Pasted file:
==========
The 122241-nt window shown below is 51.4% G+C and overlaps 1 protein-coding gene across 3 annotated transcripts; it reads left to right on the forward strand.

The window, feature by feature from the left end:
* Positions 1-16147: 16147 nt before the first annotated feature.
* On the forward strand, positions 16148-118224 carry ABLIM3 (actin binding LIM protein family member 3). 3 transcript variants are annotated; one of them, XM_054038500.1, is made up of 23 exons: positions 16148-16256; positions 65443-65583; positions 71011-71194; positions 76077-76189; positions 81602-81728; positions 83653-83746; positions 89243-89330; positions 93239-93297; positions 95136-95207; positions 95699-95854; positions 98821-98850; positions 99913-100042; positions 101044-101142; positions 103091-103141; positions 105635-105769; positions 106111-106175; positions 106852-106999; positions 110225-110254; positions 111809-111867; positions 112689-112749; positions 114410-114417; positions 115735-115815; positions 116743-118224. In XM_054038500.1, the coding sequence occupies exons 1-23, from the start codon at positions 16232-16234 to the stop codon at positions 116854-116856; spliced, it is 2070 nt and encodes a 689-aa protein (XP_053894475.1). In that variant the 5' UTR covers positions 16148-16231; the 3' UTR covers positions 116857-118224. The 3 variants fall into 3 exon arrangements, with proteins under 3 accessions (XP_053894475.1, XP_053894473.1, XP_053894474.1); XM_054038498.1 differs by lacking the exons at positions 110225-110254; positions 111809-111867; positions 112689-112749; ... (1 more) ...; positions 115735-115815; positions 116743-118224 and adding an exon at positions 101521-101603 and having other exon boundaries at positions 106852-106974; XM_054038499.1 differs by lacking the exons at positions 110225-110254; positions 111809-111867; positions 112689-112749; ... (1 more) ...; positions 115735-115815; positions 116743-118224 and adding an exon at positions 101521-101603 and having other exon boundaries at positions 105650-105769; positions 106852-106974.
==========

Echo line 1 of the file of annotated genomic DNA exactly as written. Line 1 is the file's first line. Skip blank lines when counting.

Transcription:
The 122241-nt window shown below is 51.4% G+C and overlaps 1 protein-coding gene across 3 annotated transcripts; it reads left to right on the forward strand.